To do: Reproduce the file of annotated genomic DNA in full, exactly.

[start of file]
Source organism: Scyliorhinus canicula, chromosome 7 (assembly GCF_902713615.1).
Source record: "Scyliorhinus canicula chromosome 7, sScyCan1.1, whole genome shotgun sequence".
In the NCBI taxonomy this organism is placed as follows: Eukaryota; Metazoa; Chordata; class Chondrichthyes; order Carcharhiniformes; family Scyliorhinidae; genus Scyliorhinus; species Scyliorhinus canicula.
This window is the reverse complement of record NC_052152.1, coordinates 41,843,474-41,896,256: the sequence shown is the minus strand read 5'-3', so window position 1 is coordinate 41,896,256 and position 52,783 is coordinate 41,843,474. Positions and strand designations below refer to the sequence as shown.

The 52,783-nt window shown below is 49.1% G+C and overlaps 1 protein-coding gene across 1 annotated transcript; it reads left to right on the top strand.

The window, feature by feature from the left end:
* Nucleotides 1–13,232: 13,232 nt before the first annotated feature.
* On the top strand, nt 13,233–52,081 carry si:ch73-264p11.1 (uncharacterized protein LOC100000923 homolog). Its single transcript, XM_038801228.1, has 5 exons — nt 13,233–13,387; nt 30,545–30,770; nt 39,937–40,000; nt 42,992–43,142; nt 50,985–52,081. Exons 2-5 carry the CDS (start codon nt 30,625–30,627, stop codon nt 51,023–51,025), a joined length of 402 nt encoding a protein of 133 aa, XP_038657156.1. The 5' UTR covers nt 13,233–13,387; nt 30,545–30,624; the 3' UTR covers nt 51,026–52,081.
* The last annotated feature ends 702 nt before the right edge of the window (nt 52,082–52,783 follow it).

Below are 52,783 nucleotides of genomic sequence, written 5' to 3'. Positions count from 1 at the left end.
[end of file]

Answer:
Source organism: Scyliorhinus canicula, chromosome 7 (assembly GCF_902713615.1).
Source record: "Scyliorhinus canicula chromosome 7, sScyCan1.1, whole genome shotgun sequence".
In the NCBI taxonomy this organism is placed as follows: Eukaryota; Metazoa; Chordata; class Chondrichthyes; order Carcharhiniformes; family Scyliorhinidae; genus Scyliorhinus; species Scyliorhinus canicula.
This window is the reverse complement of record NC_052152.1, coordinates 41,843,474-41,896,256: the sequence shown is the minus strand read 5'-3', so window position 1 is coordinate 41,896,256 and position 52,783 is coordinate 41,843,474. Positions and strand designations below refer to the sequence as shown.

The 52,783-nt window shown below is 49.1% G+C and overlaps 1 protein-coding gene across 1 annotated transcript; it reads left to right on the top strand.

The window, feature by feature from the left end:
* Nucleotides 1–13,232: 13,232 nt before the first annotated feature.
* On the top strand, nt 13,233–52,081 carry si:ch73-264p11.1 (uncharacterized protein LOC100000923 homolog). Its single transcript, XM_038801228.1, has 5 exons — nt 13,233–13,387; nt 30,545–30,770; nt 39,937–40,000; nt 42,992–43,142; nt 50,985–52,081. Exons 2-5 carry the CDS (start codon nt 30,625–30,627, stop codon nt 51,023–51,025), a joined length of 402 nt encoding a protein of 133 aa, XP_038657156.1. The 5' UTR covers nt 13,233–13,387; nt 30,545–30,624; the 3' UTR covers nt 51,026–52,081.
* The last annotated feature ends 702 nt before the right edge of the window (nt 52,082–52,783 follow it).

Below are 52,783 nucleotides of genomic sequence, written 5' to 3'. Positions count from 1 at the left end.